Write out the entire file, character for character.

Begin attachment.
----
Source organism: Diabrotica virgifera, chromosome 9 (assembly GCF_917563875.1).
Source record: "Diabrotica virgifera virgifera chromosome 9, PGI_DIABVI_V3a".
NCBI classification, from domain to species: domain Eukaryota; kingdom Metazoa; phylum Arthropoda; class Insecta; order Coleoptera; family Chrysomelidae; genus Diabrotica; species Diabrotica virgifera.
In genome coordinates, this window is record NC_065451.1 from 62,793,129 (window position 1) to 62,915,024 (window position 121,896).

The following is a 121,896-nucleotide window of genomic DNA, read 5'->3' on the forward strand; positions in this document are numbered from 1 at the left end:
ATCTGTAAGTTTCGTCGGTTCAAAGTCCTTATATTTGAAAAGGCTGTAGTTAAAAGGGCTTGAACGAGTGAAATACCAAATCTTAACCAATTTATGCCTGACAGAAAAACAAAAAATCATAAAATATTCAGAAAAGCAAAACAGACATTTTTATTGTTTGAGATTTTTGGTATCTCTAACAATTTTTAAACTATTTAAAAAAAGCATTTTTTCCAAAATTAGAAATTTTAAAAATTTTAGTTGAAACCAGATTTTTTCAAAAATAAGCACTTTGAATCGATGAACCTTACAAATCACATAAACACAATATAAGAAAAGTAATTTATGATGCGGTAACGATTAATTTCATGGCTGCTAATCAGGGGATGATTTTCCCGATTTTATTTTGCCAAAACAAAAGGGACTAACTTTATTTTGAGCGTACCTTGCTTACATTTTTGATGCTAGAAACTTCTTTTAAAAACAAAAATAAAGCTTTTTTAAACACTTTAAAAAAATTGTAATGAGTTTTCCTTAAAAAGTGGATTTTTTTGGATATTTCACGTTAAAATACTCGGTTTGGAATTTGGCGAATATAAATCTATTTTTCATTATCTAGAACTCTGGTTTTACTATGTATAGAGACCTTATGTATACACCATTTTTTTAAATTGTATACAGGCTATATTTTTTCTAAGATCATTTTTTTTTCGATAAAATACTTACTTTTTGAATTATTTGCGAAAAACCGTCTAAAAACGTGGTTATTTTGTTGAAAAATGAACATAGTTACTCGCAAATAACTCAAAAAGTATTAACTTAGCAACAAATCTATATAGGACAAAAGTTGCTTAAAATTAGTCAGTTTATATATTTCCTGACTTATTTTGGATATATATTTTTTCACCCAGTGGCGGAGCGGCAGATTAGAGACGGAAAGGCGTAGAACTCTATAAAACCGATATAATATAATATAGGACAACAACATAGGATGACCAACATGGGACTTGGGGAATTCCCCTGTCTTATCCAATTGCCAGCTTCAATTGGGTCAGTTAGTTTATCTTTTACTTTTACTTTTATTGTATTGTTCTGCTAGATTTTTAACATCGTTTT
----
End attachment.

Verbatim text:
Source organism: Diabrotica virgifera, chromosome 9 (assembly GCF_917563875.1).
Source record: "Diabrotica virgifera virgifera chromosome 9, PGI_DIABVI_V3a".
NCBI classification, from domain to species: domain Eukaryota; kingdom Metazoa; phylum Arthropoda; class Insecta; order Coleoptera; family Chrysomelidae; genus Diabrotica; species Diabrotica virgifera.
In genome coordinates, this window is record NC_065451.1 from 62,793,129 (window position 1) to 62,915,024 (window position 121,896).

The following is a 121,896-nucleotide window of genomic DNA, read 5'->3' on the forward strand; positions in this document are numbered from 1 at the left end:
ATCTGTAAGTTTCGTCGGTTCAAAGTCCTTATATTTGAAAAGGCTGTAGTTAAAAGGGCTTGAACGAGTGAAATACCAAATCTTAACCAATTTATGCCTGACAGAAAAACAAAAAATCATAAAATATTCAGAAAAGCAAAACAGACATTTTTATTGTTTGAGATTTTTGGTATCTCTAACAATTTTTAAACTATTTAAAAAAAGCATTTTTTCCAAAATTAGAAATTTTAAAAATTTTAGTTGAAACCAGATTTTTTCAAAAATAAGCACTTTGAATCGATGAACCTTACAAATCACATAAACACAATATAAGAAAAGTAATTTATGATGCGGTAACGATTAATTTCATGGCTGCTAATCAGGGGATGATTTTCCCGATTTTATTTTGCCAAAACAAAAGGGACTAACTTTATTTTGAGCGTACCTTGCTTACATTTTTGATGCTAGAAACTTCTTTTAAAAACAAAAATAAAGCTTTTTTAAACACTTTAAAAAAATTGTAATGAGTTTTCCTTAAAAAGTGGATTTTTTTGGATATTTCACGTTAAAATACTCGGTTTGGAATTTGGCGAATATAAATCTATTTTTCATTATCTAGAACTCTGGTTTTACTATGTATAGAGACCTTATGTATACACCATTTTTTTAAATTGTATACAGGCTATATTTTTTCTAAGATCATTTTTTTTTCGATAAAATACTTACTTTTTGAATTATTTGCGAAAAACCGTCTAAAAACGTGGTTATTTTGTTGAAAAATGAACATAGTTACTCGCAAATAACTCAAAAAGTATTAACTTAGCAACAAATCTATATAGGACAAAAGTTGCTTAAAATTAGTCAGTTTATATATTTCCTGACTTATTTTGGATATATATTTTTTCACCCAGTGGCGGAGCGGCAGATTAGAGACGGAAAGGCGTAGAACTCTATAAAACCGATATAATATAATATAGGACAACAACATAGGATGACCAACATGGGACTTGGGGAATTCCCCTGTCTTATCCAATTGCCAGCTTCAATTGGGTCAGTTAGTTTATCTTTTACTTTTACTTTTATTGTATTGTTCTGCTAGATTTTTAACATCGTTTT